Stanley Kubrick’s adaptation of Vladmir Nabokov’s infamous pedophilia-themed novel of the same name was enormously risqué for its time. By today’s standards, Lolita is fairly tame, but the audacity alone of such material to be handled in a darkly comedic tone still manages to make you squirm with disbelief in just the right moments (as does James Mason’s comically obsessed performance).
Lolita continues to stand out because it’s title character (played with advanced wisdom by Sue Lyon) is no innocent victim to the events around her. In spite of her young and seemingly innocent age, she’s wholly aware of her powers and is willing to exploit the men chasing after her every bit as much as they are willing to exploit her.
11. Ask Me Anything (2014)
Writer-director Allison Burnett’s film is one of the most (currently) unknown on this list. A teenage girl (Britt Robertson) takes a year off between high school and college to explore life and multiple men, only to relay her exploits in detail to her growing list of blog followers. She’s a young girl, like so many others who have grown up in the online world, who can’t express herself without an audience and who can’t feel anything real without living some enormous lies.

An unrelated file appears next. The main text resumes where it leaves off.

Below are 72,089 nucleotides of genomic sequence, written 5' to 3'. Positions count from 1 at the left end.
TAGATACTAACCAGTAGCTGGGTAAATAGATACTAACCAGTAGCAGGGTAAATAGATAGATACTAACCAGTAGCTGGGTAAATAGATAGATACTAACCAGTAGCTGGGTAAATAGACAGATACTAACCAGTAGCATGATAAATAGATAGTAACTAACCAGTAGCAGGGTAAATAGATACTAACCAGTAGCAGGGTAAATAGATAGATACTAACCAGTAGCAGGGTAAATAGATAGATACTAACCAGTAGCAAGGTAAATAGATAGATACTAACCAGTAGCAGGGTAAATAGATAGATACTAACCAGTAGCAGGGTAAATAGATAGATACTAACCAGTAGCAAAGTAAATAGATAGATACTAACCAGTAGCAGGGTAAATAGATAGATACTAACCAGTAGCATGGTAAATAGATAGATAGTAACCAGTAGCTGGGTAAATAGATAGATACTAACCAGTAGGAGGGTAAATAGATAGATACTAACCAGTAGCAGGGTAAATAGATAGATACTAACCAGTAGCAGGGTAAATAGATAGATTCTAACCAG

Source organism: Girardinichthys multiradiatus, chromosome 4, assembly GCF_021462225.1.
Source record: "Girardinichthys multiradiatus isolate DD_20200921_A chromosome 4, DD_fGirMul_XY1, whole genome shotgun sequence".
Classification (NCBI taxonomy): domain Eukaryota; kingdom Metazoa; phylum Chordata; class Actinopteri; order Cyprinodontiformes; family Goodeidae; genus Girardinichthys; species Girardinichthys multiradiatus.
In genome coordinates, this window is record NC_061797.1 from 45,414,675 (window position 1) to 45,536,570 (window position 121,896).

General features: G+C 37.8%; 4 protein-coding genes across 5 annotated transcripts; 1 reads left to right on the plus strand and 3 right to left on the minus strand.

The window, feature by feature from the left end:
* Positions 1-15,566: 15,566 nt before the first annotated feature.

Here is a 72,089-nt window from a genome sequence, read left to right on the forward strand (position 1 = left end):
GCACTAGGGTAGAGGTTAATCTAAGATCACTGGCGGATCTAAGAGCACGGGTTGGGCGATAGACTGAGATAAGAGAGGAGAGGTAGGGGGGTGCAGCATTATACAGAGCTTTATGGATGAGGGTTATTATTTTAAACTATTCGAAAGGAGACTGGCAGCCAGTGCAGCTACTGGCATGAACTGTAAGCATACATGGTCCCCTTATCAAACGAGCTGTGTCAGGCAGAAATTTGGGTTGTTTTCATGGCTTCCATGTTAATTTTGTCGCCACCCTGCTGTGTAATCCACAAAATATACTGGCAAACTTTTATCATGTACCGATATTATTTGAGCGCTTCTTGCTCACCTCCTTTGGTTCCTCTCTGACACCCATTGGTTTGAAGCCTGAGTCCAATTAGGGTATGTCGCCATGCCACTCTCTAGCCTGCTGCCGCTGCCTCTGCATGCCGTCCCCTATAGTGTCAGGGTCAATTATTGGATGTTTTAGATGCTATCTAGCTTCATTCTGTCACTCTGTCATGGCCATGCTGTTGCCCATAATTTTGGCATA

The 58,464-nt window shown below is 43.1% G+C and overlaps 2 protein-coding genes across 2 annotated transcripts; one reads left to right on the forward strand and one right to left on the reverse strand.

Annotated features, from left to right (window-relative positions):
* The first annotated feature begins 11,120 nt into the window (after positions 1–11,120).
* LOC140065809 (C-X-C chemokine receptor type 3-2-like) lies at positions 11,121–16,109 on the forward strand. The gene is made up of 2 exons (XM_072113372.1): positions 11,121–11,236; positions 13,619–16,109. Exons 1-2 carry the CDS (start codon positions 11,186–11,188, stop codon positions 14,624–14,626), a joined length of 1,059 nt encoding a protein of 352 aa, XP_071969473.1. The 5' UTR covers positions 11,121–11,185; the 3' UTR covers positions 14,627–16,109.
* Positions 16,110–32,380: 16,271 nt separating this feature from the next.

For its first act or so, Ask Me Anything doesn’t particularly hint at darkness. It more envelops you in its lead character’s exuberance, her bad and girly behavior, and presumably sets you up for a film that the seemingly simple teenager’s unformed mentality would enjoy. As it unfolds, however, Ask Me Anything becomes much more aware of itself than it pretended, and the character becomes much more complicated than she seemed.
Robertson’s almost-deceptively layered and highly thought-through performance is very easy to write off as fluff and miss for it’s darker shadings and finer details. She guides us through her character’s escapades and the different depths of her (lack of) identity with skill, precision, and natural charisma. The result is a sadly memorable and tragically lost modern teenage character that comfortably holds its rank with all the undisputed classics on this list.